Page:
Sunday, January 20, 2008

Amy Reads the Week (of January 20th, 2008)

Although you can’t see it, Gentle Reader, I’ve a six-inch cut along the length of my right arm at the moment. No, no, please, do not worry for me! It is a surface cut which looks Much Worse than it is. Pup Reads jumped up to kiss me, and in her haste, accidentally scratched my arm and not-so-accidentally reminded us that it was Time to trim her (now rather long) Pup Nails.

But I’ve somewhere Rather Important to be this week, and my immediate thought, after “Ow!” was What Would Important People At Rather Important Engagement Think Of Said Scratch, If Said Scratch Was Seen? Given the population of dog-and-cat lovers in the world, probably not much at all. People get bumps-and-bruises, aches-and-pains all the time, and my soon-to-be-scar looks exactly like the thing it is: the accidental result of an over-eager puppy owned by-—I’m rather ashamed to say—-lazy puppy parents, when it comes to nail clippings.

But in the course of this concern came another thought regarding the bumps-and-bruises, aches-and-pains that We, As Humans, wear on our skin. The Body fascinates me, Gentle Reader, as I’m sure you have sussed out for yourself by now. Not only have I written on this subject before—-gratitude, Ms. Healey, for the opportunity to guest-blog on the Delightful Girls Read Comics (and They’re Pissed)--in my blogging life, but I’ve written on it in my academic life, as well. The very materiality of the body—what it does, how it is viewed, how it varies from gender to gender, sex to sex, person to person, age to age—simply fascinates me. Triple the fascination, and make it A Super Body, and make it Capable.

By Capable, I mean, of course, Able. Aware. Conscious of its position as A Super Body and Willing and Able to use Said Super Body for the good (or, woe to us all, the despair) of the world. Make it have a sonic cry, or super strength, or the ability to heal or create sparklers or fly or protect itself in armour, it doesn’t matter. This Humble Author is, by some strange accident of design-or-literature, fascinated by the Super Hero’s Body.

Even more fantastic, the Super Body’s ability to return from the dead, or shift, to lose power or to gain it. To expand, exponentially, or to contract, to become non-super, and still, to lead a life of surprise, of danger, of yes, Capability. Even more fantastic, Gentle Reader, is the presentation of limitless possibilities.

For what is the Cape Genre but the very real enactment of limitless possibilities?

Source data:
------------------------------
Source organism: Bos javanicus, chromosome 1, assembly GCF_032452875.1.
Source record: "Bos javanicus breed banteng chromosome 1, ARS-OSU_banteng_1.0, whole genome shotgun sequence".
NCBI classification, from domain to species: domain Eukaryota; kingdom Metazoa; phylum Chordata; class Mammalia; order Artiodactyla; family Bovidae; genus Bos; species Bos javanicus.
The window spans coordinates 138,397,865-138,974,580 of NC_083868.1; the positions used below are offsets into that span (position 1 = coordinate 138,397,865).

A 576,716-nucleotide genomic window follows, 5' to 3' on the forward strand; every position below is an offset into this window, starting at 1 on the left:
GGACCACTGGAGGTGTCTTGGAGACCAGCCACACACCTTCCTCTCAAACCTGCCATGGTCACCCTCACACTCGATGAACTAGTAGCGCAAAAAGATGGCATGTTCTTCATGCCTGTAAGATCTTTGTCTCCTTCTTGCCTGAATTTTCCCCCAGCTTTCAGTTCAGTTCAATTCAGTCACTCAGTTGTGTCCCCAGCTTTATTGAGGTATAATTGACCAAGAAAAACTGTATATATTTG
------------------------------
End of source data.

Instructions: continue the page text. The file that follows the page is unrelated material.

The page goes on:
Sometimes, a hero dies. Sometimes that hero is brought back and sometimes, she is never gone at all. Sometimes the hero must live alone, and sometimes, the hero must live ever in the moment. Sometimes the hero moves from the big-or-little screen to the four-colour-medium (gratitude, Buffy), and sometimes he moves the other way entirely (gratitude, The Dark Knight). But the comic book medium, it seems, exists solely to present the un-presentable, the limitless possibility, the proof that anything is possible in the marriage between image-and-text.

Because both the image and the text have to exist in harmony, no? The Image must be real enough to be believable, and the Text must transport us, The Readers, to unbelievable worlds. The Image cannot give us too much because we, The Readers, must still have the chance to envision those unbelievable worlds for ourselves.

Making the believable unbelievable and the unbelievable believable. Is this not at the heart of science fiction? Of fantasy? Of fiction itself?

I think on these things as I think on the very real materialities of the body, particularly after reading a few new issues today: Booster Gold, Angel: After the Fall, and Buffy the Vampire Slayer: Season Eight, in particular. Each of these comics, in unique and interesting ways, deal with the idea of the Super Body, and its limitless—or in the case of Angel, limited—possibilities. What do we see when we see this presentation of Super Body? How do we, in our very limited, very ordinary, not-Super-at-all bodies, respond to these Extraordinary Beings? More importantly, is it why we return, again and again, to the Super Hero Tale?

Simply musings today, Gentle Reader, to go with a rather odd story and some very spectacular comic books. And I cannot recommend these three stories enough.

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